Since the long-term capital gains tax rate is expected to increase, it may be beneficial to sell appreciated long-term securities or other assets in 2010. You may also benefit from postponing tax loss harvesting until 2011 since the losses could be used to offset long-term capital gains at a tax rate of potentially 20 percent versus only 15 percent in 2010.
Consider a Roth IRA Conversion – Starting in 2010, taxpayers of all income levels have been given the option to convert a traditional IRA to a Roth IRA. Roth IRAs provide several advantages over traditional IRAs, the biggest ones being the potential for tax-free income in retirement (especially since tax rates are expected to rise) and the fact that Roth IRAs do not require minimum distributions at age 70 ½.
By default, upon conversion 50 percent of the IRA’s value is reported on your 2011 tax return and the remaining 50 percent on your 2012 return. However, you can elect to pick up 100 percent of the value on your 2010 return, which allows you to pay taxes at the lower ordinary income tax rate.
Tax Changes for Small Businesses
Bonus Depreciation – The Small Business Jobs Act expands bonus depreciation for one year. This tax deduction enables a business to expense fifty percent of the cost of new equipment, such as computers or software, in the year of purchase. The remaining cost is depreciated over the normal life of the equipment.
Section 179 Deduction – The section 179 deduction will have a maximum deduction amount of $500,000 for the years 2010 and 2011 under the Small Business Jobs Act.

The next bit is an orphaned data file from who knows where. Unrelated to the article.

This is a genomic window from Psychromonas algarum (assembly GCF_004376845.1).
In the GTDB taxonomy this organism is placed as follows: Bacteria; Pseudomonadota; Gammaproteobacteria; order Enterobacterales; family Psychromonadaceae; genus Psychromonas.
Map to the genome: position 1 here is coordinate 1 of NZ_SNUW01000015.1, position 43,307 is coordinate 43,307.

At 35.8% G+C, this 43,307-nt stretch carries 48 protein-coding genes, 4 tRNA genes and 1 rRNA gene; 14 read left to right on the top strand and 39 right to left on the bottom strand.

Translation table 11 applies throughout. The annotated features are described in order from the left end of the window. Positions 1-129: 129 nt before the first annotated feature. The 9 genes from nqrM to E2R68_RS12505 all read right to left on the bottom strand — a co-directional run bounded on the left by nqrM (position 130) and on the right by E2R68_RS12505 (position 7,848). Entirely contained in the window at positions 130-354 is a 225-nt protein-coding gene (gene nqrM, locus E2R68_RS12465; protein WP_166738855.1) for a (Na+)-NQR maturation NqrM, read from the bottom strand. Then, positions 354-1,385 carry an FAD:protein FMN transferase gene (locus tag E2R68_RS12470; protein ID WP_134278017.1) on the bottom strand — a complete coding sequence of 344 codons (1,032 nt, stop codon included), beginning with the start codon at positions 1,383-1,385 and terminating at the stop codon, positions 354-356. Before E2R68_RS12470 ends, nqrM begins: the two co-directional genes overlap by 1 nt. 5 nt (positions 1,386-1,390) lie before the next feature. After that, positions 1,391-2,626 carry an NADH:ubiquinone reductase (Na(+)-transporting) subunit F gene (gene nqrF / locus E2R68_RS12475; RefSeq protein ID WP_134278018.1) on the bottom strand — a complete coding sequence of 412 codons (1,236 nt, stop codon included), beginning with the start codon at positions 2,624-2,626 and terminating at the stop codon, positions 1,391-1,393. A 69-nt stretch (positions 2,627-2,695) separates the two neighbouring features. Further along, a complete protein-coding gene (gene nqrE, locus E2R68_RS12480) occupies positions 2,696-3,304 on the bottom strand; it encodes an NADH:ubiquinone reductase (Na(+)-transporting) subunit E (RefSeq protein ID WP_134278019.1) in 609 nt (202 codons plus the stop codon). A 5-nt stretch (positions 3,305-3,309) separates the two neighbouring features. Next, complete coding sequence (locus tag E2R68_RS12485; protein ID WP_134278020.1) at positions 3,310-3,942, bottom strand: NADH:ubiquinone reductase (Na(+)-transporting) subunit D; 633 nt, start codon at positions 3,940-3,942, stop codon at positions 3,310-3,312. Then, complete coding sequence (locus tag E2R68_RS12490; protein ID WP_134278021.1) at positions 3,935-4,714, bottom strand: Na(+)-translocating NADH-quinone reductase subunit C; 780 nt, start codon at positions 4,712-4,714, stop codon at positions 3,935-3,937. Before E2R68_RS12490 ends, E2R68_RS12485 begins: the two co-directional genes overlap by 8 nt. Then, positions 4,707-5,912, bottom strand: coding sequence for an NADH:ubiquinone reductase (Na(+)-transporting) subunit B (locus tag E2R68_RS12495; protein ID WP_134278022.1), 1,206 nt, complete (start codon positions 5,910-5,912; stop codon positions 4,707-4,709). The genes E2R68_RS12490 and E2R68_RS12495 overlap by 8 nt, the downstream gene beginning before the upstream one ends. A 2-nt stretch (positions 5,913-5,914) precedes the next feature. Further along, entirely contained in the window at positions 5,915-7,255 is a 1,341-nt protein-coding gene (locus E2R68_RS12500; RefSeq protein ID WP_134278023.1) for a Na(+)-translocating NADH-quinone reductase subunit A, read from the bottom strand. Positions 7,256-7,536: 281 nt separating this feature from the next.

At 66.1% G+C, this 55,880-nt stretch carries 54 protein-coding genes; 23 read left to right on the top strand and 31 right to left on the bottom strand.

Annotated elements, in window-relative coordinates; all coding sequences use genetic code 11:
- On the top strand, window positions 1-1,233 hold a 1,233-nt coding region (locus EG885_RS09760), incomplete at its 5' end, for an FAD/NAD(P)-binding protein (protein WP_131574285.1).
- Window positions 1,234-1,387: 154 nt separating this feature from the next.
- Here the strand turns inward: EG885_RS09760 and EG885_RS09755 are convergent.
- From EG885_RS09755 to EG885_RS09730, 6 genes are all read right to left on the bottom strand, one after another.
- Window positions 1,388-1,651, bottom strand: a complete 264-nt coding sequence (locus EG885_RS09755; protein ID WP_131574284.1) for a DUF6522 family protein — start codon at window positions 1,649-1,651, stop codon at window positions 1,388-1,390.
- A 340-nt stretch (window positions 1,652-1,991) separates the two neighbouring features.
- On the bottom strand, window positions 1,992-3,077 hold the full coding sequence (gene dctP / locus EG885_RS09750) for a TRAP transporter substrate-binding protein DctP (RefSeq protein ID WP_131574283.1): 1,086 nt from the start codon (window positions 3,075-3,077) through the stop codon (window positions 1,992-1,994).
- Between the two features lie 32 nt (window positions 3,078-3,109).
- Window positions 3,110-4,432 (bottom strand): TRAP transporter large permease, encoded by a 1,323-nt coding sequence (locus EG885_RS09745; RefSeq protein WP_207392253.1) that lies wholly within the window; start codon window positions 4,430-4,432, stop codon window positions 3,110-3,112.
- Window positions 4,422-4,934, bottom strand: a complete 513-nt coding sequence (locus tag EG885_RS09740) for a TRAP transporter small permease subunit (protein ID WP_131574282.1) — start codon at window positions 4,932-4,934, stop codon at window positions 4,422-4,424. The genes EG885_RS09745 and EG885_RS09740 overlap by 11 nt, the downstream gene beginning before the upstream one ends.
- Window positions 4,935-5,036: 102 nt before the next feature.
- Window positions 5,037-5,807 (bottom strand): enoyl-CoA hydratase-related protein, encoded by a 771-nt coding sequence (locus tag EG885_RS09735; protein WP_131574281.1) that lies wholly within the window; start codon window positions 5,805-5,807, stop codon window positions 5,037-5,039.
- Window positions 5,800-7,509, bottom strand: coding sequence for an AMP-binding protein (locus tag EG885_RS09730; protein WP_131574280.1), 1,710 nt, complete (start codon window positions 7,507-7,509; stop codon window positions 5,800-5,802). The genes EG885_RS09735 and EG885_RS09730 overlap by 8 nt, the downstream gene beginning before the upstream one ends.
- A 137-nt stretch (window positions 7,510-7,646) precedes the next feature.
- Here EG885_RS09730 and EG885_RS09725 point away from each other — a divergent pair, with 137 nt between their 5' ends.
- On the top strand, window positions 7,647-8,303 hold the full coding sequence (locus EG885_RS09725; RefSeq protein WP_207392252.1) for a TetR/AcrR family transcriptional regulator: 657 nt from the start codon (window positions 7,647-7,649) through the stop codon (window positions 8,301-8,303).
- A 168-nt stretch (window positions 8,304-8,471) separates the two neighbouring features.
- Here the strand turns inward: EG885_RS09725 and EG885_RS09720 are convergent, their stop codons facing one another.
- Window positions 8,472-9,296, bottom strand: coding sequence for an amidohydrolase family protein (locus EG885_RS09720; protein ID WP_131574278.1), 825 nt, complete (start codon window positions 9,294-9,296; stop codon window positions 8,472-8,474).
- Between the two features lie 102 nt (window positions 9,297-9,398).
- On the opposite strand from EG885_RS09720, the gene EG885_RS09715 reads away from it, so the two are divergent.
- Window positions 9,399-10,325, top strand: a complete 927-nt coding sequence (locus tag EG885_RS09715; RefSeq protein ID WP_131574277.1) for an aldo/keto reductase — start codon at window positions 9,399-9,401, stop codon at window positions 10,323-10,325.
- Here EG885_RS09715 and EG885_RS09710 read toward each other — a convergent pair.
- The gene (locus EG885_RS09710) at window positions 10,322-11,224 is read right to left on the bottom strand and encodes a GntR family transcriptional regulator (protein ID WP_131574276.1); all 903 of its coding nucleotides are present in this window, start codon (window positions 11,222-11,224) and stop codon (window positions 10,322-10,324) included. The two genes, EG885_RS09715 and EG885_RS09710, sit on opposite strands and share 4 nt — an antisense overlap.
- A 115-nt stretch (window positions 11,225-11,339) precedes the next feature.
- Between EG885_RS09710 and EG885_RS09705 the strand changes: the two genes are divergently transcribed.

Cell Phones – Business owners will no longer have to keep track of individual calls on their cell phone plans. The Small Business Jobs Act removes the listed property classification from cell phones and mobile telephone service.
Start-up Expenses – Entrepreneurs have long depended on the start-up expense deduction, whereby the first $5,000 of expenses incurred before a business actually begins can be deducted in full once the business opens its doors for business. The Small Business Act expands this deduction to $10,000 for the year 2010 only.
Health Insurance Deduction – Self-employed people can now deduct the cost of their own health insurance as a business expense that will reduce their self-employment tax. This tax reducing provision is valid only for the year 2010. For 2009 and presumably for 2011, the deduction for health insurance is an above-the-line adjustment that reduces the regular income tax but does not reduce the self-employment tax.
Increased 1099 Reporting – Beginning in 2012, taxpayers with business income must issue 1099 forms to all vendors from whom they purchase more than $600 worth of goods and services that year.
Estate, Gift And Generation Skipping Transfer Tax
There is currently no estate tax for 2010, and special rules are in place that govern the way basis is calculated for property passing upon death. The estate tax is scheduled to reappear in 2011, however, with a $1 million exclusion amount (meaning that up to $1 million of assets will be exempt from estate tax) and a top tax rate of 55%. To put that in context, for 2009, the top estate tax rate was 45%, and estates received an exclusion of $3.5 million.
|Estate tax exclusion||$3.5 million||N/A||$1 million|
|Top estate tax rate||45%||No tax||55%|
The annual gift tax exclusion for 2010 is $13,000 (couples can give $26,000). If you are considering gifting assets over that amount, doing so in 2010 while the gift tax rate is at a historically low 35 percent and, in certain circumstances, asset values are depressed, could lead to significant transfer tax savings. Gifting essentially reduces the value of your taxable estate and allows the gifted assets to grow in the hands of your beneficiaries outside your taxable estate.